Professor Ogawa: Going with someone for “travel thinking” is something very important for me. You can consider thinking as a type of conversation, it’s like you’re talking to yourself. There’s somebody else in your mind and this is a type of thought mechanism. Naturally, having a conversation with someone else is much more effective, so traveling with someone else allows you to deepen your thought process.

“In this repeat of the daily and non-daily, travel will change in the future. But there are things that won’t.”

Interviewer: Does philosophy have trends too?
Professor Ogawa: Philosophy is also a child of the times, and new philosophies are born with each new period. Philosophy is always reconsidering the “non-daily” just like travel. It doesn’t matter if it’s travel, philosophy – they all become influenced by external factors. Current trends include ideologies about the pandemic and how changes in technologies such as Chat GPT affect philosophy in major ways. There’s also a lot of talk and debate about how AI intertwines with philosophy of the mind too.
Interviewer: So, it seems like the thought processes behind philosophy also get influenced by the times too. What do you think will happen to travel and philosophy in five years’ time – when thinking about it under the “reconsideration of the non-daily or usual”?
Professor Ogawa: Those three main changes in travel I mentioned earlier will continue as a straight line if the current situation keeps up. However, they may change in significant ways from external factors.


Interviewer: When you get used to the non-daily or the unusual, you’ll find that what you thought was the “usual or daily” becomes the opposite. Do you mean to say that this cycle of switching between the daily/usual and non-daily/unusual is what makes for traveling?
Professor Ogawa: For example, when you’re traveling abroad for long periods of time, you’ll sometimes start to feel like you want to go home. This is when the daily/usual switches to become the non-daily/unusual. You want to go home because the daily/usual has become something of value, something precious to you. Once you do go home, you’ll get used to it again. I believe that cycle of switching between the two is what makes people continually travel. When you experience it for the first time, it’s still the non-daily/unusual – for the second time, it no longer has that feeling. This pattern is simply not a cycle of switching between the two, but rather a spiral-shaped growth and development. You’ll grow as a person when this cycle of daily/usual and non-daily/unusual happens. People will essentially grow the more they continue to travel. Humans want to have the actions of change but also the peace and quiet of the usual. The balance between these two depend on the person. The difference between people who travel a lot and people who don’t, is a vital individual difference.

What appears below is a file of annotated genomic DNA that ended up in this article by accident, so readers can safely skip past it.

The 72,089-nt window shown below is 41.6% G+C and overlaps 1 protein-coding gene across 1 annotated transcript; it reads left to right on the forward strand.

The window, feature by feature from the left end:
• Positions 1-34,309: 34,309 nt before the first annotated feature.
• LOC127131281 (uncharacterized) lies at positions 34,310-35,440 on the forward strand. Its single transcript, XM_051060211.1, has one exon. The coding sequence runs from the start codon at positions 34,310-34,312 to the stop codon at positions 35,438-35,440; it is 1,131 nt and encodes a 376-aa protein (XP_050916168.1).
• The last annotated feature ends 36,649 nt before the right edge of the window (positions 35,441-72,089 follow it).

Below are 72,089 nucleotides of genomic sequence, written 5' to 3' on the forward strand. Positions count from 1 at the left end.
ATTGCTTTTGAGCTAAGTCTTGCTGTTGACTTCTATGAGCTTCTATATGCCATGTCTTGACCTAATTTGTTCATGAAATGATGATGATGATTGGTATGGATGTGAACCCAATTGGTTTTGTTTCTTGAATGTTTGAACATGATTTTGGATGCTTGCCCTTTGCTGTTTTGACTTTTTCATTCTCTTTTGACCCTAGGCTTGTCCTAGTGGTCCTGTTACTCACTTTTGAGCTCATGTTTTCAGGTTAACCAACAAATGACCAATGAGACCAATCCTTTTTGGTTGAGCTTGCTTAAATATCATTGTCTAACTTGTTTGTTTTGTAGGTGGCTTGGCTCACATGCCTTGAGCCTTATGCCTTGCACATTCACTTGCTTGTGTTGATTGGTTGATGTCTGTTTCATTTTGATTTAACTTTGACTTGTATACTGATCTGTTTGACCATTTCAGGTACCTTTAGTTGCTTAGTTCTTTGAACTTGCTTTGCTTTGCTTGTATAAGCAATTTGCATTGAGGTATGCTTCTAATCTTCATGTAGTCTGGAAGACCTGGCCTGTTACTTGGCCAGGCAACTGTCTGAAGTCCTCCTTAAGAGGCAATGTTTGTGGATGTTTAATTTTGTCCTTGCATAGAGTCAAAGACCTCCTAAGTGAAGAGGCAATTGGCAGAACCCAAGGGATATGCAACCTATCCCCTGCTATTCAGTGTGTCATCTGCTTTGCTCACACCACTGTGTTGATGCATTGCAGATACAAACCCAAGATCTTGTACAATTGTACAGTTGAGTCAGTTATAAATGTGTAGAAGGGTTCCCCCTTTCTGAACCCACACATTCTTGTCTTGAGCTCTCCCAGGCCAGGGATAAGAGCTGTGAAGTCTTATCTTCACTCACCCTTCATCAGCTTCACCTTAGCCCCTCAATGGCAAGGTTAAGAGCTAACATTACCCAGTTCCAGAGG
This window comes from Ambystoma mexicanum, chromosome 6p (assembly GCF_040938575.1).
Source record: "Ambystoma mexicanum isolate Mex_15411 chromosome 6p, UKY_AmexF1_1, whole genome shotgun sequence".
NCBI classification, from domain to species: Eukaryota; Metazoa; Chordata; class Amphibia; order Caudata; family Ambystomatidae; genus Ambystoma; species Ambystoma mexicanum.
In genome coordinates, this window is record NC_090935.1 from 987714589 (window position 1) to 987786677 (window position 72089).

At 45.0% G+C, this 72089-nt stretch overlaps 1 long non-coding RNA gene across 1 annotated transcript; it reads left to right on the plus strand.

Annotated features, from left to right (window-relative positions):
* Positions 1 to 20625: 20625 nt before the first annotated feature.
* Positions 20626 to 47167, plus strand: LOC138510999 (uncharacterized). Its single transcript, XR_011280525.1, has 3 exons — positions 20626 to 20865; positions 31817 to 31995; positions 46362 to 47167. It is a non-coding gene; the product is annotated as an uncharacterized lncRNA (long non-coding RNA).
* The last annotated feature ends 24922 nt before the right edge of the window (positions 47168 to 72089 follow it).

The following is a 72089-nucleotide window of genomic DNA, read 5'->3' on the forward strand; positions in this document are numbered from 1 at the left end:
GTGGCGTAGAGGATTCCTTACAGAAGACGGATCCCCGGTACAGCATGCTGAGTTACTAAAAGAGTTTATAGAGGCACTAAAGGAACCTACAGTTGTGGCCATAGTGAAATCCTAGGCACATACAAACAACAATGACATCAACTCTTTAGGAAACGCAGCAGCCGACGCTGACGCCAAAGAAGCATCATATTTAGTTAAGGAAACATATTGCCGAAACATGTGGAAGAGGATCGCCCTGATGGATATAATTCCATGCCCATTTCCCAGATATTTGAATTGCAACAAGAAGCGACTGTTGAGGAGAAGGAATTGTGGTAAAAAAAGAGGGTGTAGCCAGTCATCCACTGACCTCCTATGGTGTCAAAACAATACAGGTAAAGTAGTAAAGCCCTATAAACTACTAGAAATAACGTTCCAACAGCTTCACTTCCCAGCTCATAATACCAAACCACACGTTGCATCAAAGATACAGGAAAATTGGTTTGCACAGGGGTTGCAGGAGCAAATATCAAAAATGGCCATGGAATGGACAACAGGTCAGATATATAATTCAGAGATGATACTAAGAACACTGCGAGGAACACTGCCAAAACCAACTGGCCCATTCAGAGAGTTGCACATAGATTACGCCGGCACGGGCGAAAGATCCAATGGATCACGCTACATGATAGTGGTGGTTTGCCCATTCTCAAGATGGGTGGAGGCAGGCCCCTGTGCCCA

Interviewer: I feel as one goes back and forth between the daily/usual and non-daily/unusual, you’re not limited to what “travel” means but why do people travel in the first place? What is the essence of travel?
Professor Ogawa: That’s the million-dollar question. I believe we travel because we want to meet ourselves. We really want to meet ourselves when we reach a destination. You might be able to catch it by the tail, but it always ends up running away (laughs). I believe our true selves exist but how you look at yourself will change depending on where you go. The same place can become somewhere different when the day changes – it’s not possible to go everywhere while we’re still alive. There’s an unlimited number of places we can travel, so this means that we won’t ever find ourselves. The essence of travel won’t change and thus people will continue to travel.

The Buds We Found in This Exploration

One bud we found in this exploration was the reason why we feel we grow and relook at ourselves when we travel – it was something that felt intuitive. When we travel, we can view things differently. And by placing ourselves in this cycle of non-daily/unusual and daily/usual unconsciously, we realized our own growth when we travel. While what we want from travel may change as time passes, “travel thinking” and its effects may not change all that much. From now on, how you set the “non-daily/unusual” will affect the kind of fun you may have on your travels, and it may become one method of getting closer to your true self.